There’s so much written about links, linking strategies, link exchanges and so much conflicting advice out there. How do you know who or what to believe?
Well, it’s actually quite simple. Don’t listen to anyone, not even me. When it comes to links and what you should do let’s see what Google has to say. Google has a Webmasters section of their site which gives clear guidelines of what you should and shouldn’t do. Read it. Do it.
On the subject of links this page is a good place to start: Creating a Google-friendly site: Best practices > Link schemes.
Google’s advice: “some webmasters engage in link exchange schemes and build partner pages exclusively for the sake of cross-linking, disregarding the quality of the links, the sources, and the long-term impact it will have on their sites. This is in violation of Google’s webmaster guidelines and can negatively impact your site’s ranking in search results.”
In summary, links are important but it’s about quality not just quantity.
Getting links is difficult. If people like your site’s content they will link to it. The more people link to it, the more people see it and so on in a snowball effect. But… how do you get people to like your content when nobody is viewing it because you don’t have enough incoming links – it’s a vicious circle. How do you get your little snowball started down the hill?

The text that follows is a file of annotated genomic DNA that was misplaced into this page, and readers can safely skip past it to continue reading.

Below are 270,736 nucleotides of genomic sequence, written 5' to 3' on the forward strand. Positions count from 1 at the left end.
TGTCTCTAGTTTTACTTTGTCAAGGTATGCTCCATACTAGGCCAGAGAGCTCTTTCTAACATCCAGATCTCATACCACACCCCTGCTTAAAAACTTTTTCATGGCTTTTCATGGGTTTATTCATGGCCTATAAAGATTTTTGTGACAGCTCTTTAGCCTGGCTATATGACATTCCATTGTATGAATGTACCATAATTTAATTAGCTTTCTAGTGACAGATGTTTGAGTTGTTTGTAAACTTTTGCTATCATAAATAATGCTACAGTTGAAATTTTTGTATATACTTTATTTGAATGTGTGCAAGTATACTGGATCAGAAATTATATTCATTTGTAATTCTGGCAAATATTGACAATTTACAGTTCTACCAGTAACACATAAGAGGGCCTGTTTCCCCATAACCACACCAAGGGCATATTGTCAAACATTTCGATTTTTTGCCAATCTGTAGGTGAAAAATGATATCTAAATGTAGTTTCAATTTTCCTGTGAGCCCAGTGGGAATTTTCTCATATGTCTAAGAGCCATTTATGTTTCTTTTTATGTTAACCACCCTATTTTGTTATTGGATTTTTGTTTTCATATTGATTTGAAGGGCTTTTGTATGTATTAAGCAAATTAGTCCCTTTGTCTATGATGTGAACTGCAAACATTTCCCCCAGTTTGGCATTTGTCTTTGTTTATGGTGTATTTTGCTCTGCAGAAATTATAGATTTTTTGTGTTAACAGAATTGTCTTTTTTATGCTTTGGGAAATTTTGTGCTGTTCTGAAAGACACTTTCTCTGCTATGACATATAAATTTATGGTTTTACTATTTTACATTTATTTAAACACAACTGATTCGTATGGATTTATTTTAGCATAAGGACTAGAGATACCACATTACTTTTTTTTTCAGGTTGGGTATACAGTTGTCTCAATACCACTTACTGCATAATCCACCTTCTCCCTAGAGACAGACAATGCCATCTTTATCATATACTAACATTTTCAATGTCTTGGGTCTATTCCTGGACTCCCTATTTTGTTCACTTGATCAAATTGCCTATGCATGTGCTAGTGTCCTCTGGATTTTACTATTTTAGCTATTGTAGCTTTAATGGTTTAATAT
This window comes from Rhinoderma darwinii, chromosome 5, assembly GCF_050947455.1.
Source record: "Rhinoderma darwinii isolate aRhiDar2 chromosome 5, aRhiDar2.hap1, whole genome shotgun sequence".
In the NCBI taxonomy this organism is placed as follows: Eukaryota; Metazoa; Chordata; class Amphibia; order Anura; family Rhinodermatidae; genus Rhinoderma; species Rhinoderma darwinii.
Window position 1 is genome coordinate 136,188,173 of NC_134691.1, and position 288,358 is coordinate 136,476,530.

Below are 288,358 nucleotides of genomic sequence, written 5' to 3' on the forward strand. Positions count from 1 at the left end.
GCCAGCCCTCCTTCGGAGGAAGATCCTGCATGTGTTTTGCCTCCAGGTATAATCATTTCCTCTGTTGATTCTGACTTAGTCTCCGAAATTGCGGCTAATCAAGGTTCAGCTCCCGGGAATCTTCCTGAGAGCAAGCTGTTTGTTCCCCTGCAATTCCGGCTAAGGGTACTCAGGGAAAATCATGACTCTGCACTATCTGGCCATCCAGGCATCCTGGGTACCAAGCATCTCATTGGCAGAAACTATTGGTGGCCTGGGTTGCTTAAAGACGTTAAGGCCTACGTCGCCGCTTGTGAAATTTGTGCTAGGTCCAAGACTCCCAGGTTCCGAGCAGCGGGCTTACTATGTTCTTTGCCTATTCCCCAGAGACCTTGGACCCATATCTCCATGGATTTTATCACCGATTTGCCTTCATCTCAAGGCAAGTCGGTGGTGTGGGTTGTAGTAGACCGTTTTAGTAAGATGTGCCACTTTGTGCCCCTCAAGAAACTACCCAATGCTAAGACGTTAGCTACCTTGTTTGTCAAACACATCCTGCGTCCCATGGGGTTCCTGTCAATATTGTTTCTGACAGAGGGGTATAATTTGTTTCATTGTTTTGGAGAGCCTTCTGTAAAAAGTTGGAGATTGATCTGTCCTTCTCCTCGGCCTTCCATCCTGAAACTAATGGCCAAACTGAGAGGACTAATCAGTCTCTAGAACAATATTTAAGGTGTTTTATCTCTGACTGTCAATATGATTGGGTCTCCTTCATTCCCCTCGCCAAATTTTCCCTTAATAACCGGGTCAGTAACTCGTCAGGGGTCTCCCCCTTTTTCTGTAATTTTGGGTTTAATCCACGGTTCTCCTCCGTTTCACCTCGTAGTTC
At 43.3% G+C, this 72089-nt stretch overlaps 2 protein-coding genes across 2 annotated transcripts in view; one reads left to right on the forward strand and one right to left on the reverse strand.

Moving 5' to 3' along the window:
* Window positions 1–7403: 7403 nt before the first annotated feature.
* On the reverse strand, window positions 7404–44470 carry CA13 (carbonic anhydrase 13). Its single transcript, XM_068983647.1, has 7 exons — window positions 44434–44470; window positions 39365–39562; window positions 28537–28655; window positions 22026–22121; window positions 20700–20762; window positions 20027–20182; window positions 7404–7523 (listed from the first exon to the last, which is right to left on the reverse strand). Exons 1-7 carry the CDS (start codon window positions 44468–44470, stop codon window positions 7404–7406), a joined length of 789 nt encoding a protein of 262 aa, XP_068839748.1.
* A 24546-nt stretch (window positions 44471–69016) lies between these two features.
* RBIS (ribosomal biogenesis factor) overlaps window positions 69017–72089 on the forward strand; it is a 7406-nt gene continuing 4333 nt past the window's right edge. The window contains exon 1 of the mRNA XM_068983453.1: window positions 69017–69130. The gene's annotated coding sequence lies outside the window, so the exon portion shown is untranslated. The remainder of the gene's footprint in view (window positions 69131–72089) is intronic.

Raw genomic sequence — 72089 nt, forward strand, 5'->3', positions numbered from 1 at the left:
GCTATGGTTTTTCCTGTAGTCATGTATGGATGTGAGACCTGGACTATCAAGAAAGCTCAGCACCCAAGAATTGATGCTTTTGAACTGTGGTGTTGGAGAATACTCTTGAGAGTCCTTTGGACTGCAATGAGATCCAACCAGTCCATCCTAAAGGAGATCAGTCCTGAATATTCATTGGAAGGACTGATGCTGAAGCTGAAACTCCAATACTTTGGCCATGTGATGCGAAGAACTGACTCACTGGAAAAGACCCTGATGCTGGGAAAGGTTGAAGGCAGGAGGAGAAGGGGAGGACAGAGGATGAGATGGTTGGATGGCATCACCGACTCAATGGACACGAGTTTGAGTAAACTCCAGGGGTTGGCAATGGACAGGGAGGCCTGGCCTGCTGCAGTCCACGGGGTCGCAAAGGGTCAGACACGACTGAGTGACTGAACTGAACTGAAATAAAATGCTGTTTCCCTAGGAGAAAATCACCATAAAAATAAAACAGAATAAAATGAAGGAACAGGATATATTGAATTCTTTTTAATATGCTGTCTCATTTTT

Give it a little push. Here are 3 great ways to get going:
1. Add your site to directories, not any directory going but directories where the theme or content is relevant to your site. Try a Google search for your theme or industry plus the word “directory” or “listing” and see if you can add your site. You could also try “add site” or “submit your site” to see where you can get a free link. Before going too mad creating directory links remember it’s about quality as well as quantity – it’s all quite logical – a link from a site where you’re allowed to add your own links isn’t going to be worth as much as a link that someone else has chosen to add.
2. Get involved in forums or online communities. Find sites relevant to your site where you are allowed to contribute and join in. Don’t be obvious and steam in advertising your site but get involved in discussions, try to help people out and, soon enough, if they’re interested in what you’ve got to say they’ll look at your site.
3. Blog. Write articles or posts, just like this one, and post it on your own site or submit it to a blogging or article site. Be sure to include an interesting headline and some links back to your site. Submit this to the right blog search engines (e.g. Technorati, Digg) and it will be read and passed around gaining you not only links but visitors in the process. Pssst – I know a very good blog designer.